This had been also been shown in mice by a guy called Henry Claman and another chap called Steve Miller. It is funny that both Steve Miller and I moved onto working on models of multiple sclerosis.

People in Steve Millers lab showed that if you stuck the proteins that you use to induce disease onto white blood cells and inject them into the blood of mice it stopped you from inducing disease. It even worked if you had already sensitized the mice to get disease and so worked in a therapeutic context. This is the basis for the trial.

Now in mice you usually know what the the inducing protein or protein fragment is. This is because this is what you use to cause disease in the first place, so if you induce disease with a protein fragment (a peptide) and then you inject that fragment intravenously it can inhibit T cell-driven autoimmunity. This is a very consistent finding throughout immunology, so there are no special tricks. It is a fact of biology.

In MS you do not really know what the immune response is against (I would say it is different from each individual and it changes as disease evolves, as it is with each individual mice strain. I would also say myelin basic protein would not be high on my agenda) so you have to make educated guesses. 

In this study they have plumped for fragments of myelin basic protein (MBP), proteolipid protein (PLP) and myelin oligodendrocyte glycoprotein (MOG) and then fixed them onto the white blood cells. They used fragments of about 20 amino acids long because they are easy to make as you can synthesise them. It is possible that they do not induce antibody responses in contrast to the full protein (about 300-400 Amino acids long) and some of the proteins such as PLP are very difficult to make because they are very insolbule.

They then injected them into the blood of MSers who have immune responses to at least one of the fragments. These were injected into the blood of MSers and it did not cause exacerbation of disease which is the safety concern and luckily they have not caused any strokes, which could be a problem if the cells clumped.. It appears to have inhibited the T cell response, which is is the working mechanism for the therapy. so job done this could be a cure for the autoimmune aspect of MS. This is why this is exciting. The prospect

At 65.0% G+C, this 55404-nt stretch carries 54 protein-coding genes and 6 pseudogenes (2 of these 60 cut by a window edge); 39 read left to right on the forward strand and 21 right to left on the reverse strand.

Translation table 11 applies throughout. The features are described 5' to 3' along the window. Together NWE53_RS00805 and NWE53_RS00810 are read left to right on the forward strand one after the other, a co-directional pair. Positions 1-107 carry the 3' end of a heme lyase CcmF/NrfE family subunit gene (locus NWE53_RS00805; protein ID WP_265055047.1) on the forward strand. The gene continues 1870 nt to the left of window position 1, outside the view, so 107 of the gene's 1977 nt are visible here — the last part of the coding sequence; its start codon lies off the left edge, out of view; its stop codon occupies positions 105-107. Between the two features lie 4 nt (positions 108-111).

Let us see how the seven RRMSers do in the future 

Now I will give you my view (could be wrong) of the challenges.

Why is this exciting because it is the most robust and simplest way of stopping autoimmune disease in our hands.

As I have said before over 70% of EAE studies give the agents before disease is induced does this approach work? Yes but who cares this has no relevance to MS

Does the approach work after sensitization and before disease onset? Yes but who cares this has minimal relevance to MS. Less than 1% of studies in EAE administer the drug after the first attack. Very, very, very few after two attacks and none except ours after three attacks. What can this combination treatment do.
                          Number of Animals with subsequent Attacks
Timing  of treatmet     Placebo                    Treated
After 1 attack               36/36                         1/35 
After 2 attacks              21/21                         0/8
After 3 attacks              37/48                        0/66 
These experiments have been repeated in many, many more mice and besides the odd failure we have not seen a return of relapsing disease. However, progressive disease continues once sufficient damage has accumulated. This gives the advantage as a treatment and also allows us to generate damage, stop relapsing autoimmunity and then look at repair. 
4= hindlimb paralysis 1= paralysed tail. The results show the mean of a group of mice with EAE. Depletion was given on day 27 after the first attack and intravenous myelin-stuck on cells was given one week later. 

Team G get are investigating this approach in humans but if we know the delivery of myelin antigens is safe, it will help in the translation of the approach.

CoI: None.